BERMAN: So Dr. Gounder, another development over the last 24 hours is the CDC is now saying as many as 25 percent of people who have coronavirus are asymptomatic. Now, we knew that there were people walking around who weren't feeling any symptoms. That's a high number. If a quarter of the people don't know they have it and are spreading, that poses serious public health challenges, doesn't it?

GOUNDER: Well and this is precisely why the CDC is now weighing recommending that perhaps everybody in the general public be wearing masks.

And I want to be very clear. There's two reasons for wearing masks. There's the reason that healthcare providers wear masks, which is to protect themselves from infection. They're having very high doses of exposure, repeated exposures.

And then there's the reason the CDC is recommending, perhaps, that the general public wear masks, and that's really so that they don't spread to others. So if you have somebody, you know, you have 25 percent of the population is walking around with this, we don't want them spreading to others. And that's really a very different reason for perhaps recommending that everyone wear masks.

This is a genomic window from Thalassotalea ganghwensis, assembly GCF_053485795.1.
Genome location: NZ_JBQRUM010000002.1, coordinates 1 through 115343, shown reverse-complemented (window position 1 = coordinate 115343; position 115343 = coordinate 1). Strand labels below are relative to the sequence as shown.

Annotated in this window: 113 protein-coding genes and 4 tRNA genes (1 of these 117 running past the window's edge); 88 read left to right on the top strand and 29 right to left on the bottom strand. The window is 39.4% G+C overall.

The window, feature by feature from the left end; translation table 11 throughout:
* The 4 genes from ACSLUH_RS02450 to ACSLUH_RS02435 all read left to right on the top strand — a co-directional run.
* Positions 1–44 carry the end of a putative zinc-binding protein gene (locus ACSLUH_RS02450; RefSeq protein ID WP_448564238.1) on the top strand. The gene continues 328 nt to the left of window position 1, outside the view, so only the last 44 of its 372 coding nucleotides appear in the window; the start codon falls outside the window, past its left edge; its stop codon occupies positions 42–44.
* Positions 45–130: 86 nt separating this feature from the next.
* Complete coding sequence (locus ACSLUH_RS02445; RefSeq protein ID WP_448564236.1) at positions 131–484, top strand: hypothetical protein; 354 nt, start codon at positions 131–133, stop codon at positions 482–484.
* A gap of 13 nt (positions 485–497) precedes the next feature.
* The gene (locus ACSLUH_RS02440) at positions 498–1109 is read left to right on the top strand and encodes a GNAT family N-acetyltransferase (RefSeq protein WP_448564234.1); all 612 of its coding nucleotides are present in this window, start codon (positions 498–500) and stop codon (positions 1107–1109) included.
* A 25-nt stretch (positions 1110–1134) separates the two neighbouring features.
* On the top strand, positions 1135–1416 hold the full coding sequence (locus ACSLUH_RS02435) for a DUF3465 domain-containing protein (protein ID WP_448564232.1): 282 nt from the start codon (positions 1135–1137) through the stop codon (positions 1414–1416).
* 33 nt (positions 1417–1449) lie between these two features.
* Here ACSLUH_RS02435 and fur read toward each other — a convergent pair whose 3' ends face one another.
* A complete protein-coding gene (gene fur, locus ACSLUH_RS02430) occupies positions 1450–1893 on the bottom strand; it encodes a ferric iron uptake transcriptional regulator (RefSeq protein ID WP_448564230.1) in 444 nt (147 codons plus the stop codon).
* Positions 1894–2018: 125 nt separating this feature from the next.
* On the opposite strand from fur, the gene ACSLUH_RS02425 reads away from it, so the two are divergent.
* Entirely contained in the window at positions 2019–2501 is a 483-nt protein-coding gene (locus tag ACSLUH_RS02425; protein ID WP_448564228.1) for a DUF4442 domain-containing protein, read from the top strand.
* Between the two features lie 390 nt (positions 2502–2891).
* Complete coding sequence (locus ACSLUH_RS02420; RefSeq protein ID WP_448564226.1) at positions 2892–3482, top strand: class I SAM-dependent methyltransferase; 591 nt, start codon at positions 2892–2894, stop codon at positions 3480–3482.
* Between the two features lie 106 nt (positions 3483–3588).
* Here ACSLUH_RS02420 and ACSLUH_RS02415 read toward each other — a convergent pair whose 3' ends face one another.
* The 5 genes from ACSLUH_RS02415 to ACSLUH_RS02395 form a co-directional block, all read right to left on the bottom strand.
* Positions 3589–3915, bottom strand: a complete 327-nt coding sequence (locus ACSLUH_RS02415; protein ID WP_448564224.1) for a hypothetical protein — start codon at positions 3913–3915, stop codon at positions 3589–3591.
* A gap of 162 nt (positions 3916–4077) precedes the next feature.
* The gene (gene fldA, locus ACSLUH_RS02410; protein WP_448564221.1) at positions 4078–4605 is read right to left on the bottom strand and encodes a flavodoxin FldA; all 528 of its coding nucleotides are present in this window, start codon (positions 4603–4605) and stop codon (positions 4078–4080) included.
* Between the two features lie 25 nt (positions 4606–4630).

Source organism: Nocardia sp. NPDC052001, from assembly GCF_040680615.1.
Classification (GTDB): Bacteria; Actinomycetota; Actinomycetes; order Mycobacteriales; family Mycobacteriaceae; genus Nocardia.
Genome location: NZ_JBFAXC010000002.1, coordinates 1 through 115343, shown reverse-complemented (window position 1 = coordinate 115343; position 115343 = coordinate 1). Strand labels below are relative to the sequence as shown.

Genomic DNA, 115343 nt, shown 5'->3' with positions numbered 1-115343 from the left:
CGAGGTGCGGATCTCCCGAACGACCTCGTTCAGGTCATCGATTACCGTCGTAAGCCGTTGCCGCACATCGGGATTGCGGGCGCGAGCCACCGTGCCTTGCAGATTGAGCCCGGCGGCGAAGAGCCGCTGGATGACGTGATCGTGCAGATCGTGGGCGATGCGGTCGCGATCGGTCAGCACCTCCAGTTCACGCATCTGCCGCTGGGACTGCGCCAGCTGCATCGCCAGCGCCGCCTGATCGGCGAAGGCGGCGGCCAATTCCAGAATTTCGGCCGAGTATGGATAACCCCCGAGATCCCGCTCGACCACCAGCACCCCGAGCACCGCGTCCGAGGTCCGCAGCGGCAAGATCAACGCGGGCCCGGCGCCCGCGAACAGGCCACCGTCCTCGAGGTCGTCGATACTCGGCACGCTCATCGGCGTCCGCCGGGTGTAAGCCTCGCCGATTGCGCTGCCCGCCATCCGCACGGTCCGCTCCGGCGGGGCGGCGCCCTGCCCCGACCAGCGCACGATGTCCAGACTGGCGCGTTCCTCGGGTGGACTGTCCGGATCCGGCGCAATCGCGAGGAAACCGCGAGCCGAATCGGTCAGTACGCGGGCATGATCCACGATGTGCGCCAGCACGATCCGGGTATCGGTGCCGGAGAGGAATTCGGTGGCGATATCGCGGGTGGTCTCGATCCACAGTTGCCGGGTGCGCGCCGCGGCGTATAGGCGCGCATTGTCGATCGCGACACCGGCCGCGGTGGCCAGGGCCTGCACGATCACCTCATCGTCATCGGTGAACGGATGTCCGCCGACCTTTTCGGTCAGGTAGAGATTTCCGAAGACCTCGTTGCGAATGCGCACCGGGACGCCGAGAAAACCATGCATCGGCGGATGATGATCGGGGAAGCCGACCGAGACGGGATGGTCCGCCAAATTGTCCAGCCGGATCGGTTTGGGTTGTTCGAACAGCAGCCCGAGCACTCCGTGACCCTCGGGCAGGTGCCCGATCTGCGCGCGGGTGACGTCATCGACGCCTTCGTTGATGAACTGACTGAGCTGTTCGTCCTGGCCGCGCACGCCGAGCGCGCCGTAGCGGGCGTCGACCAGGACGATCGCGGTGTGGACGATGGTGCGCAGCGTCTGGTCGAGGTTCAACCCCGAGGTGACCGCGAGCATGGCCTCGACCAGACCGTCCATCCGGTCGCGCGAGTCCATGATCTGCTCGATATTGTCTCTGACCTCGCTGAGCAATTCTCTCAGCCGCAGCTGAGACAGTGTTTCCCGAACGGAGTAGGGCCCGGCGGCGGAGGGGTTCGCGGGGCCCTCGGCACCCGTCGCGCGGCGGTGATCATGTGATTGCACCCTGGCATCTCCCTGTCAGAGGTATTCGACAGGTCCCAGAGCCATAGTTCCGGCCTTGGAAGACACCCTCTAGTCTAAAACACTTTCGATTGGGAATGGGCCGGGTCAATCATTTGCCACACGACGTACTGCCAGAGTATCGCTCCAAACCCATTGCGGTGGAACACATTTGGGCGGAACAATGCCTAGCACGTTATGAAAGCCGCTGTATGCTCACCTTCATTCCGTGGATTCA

CAMEROTA: But Dr. Jha, how is that possible? I mean, we just hear about these awful symptoms that people with COVID-19 have. How is it possible that 25 percent of people with it could be asymptomatic, meaning they already have the antibodies to fight it somehow?

JHA: So what we have is -- first of all, this is a new virus. We're still learning a lot about it. It does seem like about 25 percent of people, adults who get infected and even higher proportion of kids who get it, end up really having no symptoms at all or very, very mild symptoms that they don't notice.

But during that time, they're still infected with the virus, and they're still spreading it. And they haven't become immune yet. So they're infected the way other people who have symptoms are infected. They just, for whatever reason, their immune system is such that they're not exhibiting any symptoms from the disease itself.